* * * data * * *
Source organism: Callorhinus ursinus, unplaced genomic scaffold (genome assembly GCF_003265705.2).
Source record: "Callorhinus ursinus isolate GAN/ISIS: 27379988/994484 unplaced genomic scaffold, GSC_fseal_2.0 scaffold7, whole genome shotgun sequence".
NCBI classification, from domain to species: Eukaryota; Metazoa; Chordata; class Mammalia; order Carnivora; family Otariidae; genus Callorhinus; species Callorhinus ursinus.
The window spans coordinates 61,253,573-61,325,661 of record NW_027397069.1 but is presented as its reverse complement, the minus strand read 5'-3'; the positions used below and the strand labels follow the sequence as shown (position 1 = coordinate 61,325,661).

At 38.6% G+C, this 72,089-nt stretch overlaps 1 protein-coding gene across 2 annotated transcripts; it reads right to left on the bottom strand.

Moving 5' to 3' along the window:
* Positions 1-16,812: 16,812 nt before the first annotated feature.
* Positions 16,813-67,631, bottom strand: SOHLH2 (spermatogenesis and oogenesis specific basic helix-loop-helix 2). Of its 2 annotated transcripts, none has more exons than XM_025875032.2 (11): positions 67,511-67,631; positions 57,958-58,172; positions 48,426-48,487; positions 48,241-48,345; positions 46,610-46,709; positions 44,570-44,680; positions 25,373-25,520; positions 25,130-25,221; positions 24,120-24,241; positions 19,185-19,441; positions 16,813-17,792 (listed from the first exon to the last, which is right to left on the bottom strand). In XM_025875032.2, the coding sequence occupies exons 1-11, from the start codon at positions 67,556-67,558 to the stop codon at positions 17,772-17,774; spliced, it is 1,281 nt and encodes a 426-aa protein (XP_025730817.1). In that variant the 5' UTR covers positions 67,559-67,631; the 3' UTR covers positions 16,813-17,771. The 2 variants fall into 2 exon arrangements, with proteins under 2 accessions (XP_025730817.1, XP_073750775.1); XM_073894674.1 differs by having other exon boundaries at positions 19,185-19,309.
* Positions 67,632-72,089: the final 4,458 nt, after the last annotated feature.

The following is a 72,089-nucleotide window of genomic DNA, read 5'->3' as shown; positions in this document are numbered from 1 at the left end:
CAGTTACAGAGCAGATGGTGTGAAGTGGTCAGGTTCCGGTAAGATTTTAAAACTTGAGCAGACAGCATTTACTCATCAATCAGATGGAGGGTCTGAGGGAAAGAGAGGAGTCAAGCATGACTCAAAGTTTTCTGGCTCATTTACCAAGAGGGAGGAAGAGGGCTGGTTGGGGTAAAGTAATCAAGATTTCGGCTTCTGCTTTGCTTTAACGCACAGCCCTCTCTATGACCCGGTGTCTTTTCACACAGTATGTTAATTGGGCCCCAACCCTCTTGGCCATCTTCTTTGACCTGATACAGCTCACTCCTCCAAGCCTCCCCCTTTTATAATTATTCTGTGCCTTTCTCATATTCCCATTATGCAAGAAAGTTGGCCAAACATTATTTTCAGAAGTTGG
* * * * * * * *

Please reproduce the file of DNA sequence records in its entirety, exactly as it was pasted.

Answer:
Source organism: Callorhinus ursinus, unplaced genomic scaffold (genome assembly GCF_003265705.2).
Source record: "Callorhinus ursinus isolate GAN/ISIS: 27379988/994484 unplaced genomic scaffold, GSC_fseal_2.0 scaffold7, whole genome shotgun sequence".
NCBI classification, from domain to species: Eukaryota; Metazoa; Chordata; class Mammalia; order Carnivora; family Otariidae; genus Callorhinus; species Callorhinus ursinus.
The window spans coordinates 61,253,573-61,325,661 of record NW_027397069.1 but is presented as its reverse complement, the minus strand read 5'-3'; the positions used below and the strand labels follow the sequence as shown (position 1 = coordinate 61,325,661).

At 38.6% G+C, this 72,089-nt stretch overlaps 1 protein-coding gene across 2 annotated transcripts; it reads right to left on the bottom strand.

Moving 5' to 3' along the window:
* Positions 1-16,812: 16,812 nt before the first annotated feature.
* Positions 16,813-67,631, bottom strand: SOHLH2 (spermatogenesis and oogenesis specific basic helix-loop-helix 2). Of its 2 annotated transcripts, none has more exons than XM_025875032.2 (11): positions 67,511-67,631; positions 57,958-58,172; positions 48,426-48,487; positions 48,241-48,345; positions 46,610-46,709; positions 44,570-44,680; positions 25,373-25,520; positions 25,130-25,221; positions 24,120-24,241; positions 19,185-19,441; positions 16,813-17,792 (listed from the first exon to the last, which is right to left on the bottom strand). In XM_025875032.2, the coding sequence occupies exons 1-11, from the start codon at positions 67,556-67,558 to the stop codon at positions 17,772-17,774; spliced, it is 1,281 nt and encodes a 426-aa protein (XP_025730817.1). In that variant the 5' UTR covers positions 67,559-67,631; the 3' UTR covers positions 16,813-17,771. The 2 variants fall into 2 exon arrangements, with proteins under 2 accessions (XP_025730817.1, XP_073750775.1); XM_073894674.1 differs by having other exon boundaries at positions 19,185-19,309.
* Positions 67,632-72,089: the final 4,458 nt, after the last annotated feature.

The following is a 72,089-nucleotide window of genomic DNA, read 5'->3' as shown; positions in this document are numbered from 1 at the left end:
CAGTTACAGAGCAGATGGTGTGAAGTGGTCAGGTTCCGGTAAGATTTTAAAACTTGAGCAGACAGCATTTACTCATCAATCAGATGGAGGGTCTGAGGGAAAGAGAGGAGTCAAGCATGACTCAAAGTTTTCTGGCTCATTTACCAAGAGGGAGGAAGAGGGCTGGTTGGGGTAAAGTAATCAAGATTTCGGCTTCTGCTTTGCTTTAACGCACAGCCCTCTCTATGACCCGGTGTCTTTTCACACAGTATGTTAATTGGGCCCCAACCCTCTTGGCCATCTTCTTTGACCTGATACAGCTCACTCCTCCAAGCCTCCCCCTTTTATAATTATTCTGTGCCTTTCTCATATTCCCATTATGCAAGAAAGTTGGCCAAACATTATTTTCAGAAGTTGG